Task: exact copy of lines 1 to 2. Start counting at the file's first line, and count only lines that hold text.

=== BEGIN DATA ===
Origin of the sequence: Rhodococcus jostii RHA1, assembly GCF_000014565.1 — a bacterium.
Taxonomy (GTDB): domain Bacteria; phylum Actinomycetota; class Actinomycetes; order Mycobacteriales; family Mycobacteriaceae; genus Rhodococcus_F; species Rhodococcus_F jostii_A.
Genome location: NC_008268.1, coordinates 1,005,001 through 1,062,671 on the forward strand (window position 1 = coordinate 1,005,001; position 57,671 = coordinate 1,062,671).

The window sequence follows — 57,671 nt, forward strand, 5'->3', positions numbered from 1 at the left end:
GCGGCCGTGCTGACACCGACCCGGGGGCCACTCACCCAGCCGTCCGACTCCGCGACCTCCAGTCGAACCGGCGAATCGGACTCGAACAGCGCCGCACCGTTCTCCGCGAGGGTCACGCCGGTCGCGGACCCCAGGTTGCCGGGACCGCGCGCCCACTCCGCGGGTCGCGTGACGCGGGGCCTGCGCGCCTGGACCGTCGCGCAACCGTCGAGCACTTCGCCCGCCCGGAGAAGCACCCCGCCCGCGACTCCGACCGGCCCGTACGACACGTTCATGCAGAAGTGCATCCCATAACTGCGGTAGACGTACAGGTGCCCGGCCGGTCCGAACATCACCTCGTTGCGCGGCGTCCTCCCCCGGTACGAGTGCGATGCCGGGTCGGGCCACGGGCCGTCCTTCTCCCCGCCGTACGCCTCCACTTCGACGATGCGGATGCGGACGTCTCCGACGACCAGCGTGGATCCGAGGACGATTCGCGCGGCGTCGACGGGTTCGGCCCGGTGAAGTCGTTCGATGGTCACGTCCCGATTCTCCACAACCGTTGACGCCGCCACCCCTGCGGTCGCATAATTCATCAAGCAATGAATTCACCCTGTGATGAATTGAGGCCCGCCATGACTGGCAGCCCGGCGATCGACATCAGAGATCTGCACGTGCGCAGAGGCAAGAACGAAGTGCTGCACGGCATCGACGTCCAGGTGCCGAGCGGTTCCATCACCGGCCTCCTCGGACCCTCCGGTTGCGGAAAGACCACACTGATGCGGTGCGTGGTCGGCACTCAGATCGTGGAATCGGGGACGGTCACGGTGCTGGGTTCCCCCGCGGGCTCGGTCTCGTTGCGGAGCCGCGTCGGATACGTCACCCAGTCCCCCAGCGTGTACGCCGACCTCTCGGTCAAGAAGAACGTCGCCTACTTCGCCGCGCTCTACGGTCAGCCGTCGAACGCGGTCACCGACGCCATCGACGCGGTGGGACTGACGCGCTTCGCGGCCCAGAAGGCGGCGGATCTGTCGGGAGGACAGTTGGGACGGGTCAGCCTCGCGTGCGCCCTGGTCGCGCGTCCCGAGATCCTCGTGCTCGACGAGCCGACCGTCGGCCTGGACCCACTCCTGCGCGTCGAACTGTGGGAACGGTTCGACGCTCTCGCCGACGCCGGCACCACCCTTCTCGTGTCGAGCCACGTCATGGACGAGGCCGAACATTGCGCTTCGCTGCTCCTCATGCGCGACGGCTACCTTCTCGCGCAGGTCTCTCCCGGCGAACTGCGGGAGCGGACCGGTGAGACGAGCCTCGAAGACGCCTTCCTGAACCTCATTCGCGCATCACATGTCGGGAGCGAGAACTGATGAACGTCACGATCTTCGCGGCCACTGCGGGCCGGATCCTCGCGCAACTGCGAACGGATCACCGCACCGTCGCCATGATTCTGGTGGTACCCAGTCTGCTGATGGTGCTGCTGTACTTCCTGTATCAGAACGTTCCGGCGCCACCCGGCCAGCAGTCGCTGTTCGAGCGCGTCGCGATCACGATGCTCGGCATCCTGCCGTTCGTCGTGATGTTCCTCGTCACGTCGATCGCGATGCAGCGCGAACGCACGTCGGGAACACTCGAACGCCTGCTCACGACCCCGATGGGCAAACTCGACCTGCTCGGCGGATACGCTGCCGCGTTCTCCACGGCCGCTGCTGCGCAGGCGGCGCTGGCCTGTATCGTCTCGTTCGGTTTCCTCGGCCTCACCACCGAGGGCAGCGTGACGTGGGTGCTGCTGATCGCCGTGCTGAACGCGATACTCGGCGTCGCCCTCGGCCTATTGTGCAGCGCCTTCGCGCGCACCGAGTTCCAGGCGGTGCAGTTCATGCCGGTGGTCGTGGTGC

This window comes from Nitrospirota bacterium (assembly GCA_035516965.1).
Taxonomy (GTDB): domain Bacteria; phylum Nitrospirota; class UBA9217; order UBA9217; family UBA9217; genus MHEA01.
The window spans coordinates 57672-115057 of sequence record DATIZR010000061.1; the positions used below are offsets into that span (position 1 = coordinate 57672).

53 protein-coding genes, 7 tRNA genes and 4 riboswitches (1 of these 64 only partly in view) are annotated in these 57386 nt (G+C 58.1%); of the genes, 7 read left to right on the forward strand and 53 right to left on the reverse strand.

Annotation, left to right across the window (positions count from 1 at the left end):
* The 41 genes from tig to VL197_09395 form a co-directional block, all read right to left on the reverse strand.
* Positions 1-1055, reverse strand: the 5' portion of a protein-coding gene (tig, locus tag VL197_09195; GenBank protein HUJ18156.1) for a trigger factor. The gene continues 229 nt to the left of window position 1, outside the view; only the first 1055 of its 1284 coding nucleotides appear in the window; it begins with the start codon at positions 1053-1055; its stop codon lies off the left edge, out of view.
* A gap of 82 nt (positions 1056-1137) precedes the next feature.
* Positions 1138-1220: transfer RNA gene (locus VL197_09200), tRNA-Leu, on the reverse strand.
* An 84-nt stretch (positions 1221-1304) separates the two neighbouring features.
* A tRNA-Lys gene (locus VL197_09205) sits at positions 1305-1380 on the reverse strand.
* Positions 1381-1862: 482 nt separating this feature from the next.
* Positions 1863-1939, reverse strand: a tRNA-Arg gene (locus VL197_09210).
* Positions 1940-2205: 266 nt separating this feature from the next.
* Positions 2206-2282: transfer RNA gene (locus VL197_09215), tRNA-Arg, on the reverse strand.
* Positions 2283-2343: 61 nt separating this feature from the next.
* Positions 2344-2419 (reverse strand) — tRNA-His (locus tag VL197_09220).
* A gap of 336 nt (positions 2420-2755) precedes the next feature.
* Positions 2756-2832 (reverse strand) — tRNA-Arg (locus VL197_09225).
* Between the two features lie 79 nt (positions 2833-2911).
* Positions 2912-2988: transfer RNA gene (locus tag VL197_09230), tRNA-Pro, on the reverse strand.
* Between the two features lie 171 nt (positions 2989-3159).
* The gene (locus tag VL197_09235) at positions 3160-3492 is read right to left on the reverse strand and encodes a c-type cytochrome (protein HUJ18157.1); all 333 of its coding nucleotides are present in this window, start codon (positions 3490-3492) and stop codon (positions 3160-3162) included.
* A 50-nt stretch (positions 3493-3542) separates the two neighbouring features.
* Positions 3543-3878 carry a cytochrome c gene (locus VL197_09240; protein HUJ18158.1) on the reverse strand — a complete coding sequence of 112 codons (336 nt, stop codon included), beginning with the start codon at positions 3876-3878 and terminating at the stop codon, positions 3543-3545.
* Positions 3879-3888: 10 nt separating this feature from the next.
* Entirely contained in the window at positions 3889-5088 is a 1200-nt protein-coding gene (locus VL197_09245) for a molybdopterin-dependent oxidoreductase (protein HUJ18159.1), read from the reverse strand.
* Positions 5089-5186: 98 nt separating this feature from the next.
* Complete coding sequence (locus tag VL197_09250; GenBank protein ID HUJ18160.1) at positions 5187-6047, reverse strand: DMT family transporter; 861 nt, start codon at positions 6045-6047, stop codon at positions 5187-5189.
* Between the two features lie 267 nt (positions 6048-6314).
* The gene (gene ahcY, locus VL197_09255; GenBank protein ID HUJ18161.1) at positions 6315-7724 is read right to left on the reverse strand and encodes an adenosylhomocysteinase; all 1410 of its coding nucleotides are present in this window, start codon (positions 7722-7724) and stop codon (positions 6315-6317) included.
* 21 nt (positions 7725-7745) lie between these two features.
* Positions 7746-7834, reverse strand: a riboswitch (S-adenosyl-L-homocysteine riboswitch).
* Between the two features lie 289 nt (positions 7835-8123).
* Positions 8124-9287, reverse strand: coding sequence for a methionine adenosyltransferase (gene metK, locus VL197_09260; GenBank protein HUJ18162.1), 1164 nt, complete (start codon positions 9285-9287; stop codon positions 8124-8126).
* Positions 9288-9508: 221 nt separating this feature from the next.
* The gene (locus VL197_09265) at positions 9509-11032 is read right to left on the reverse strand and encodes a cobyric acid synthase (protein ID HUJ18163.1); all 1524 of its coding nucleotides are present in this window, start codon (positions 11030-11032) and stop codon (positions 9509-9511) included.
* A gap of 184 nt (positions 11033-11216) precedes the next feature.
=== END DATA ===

Origin of the sequence: Rhodococcus jostii RHA1, assembly GCF_000014565.1 — a bacterium.
Taxonomy (GTDB): domain Bacteria; phylum Actinomycetota; class Actinomycetes; order Mycobacteriales; family Mycobacteriaceae; genus Rhodococcus_F; species Rhodococcus_F jostii_A.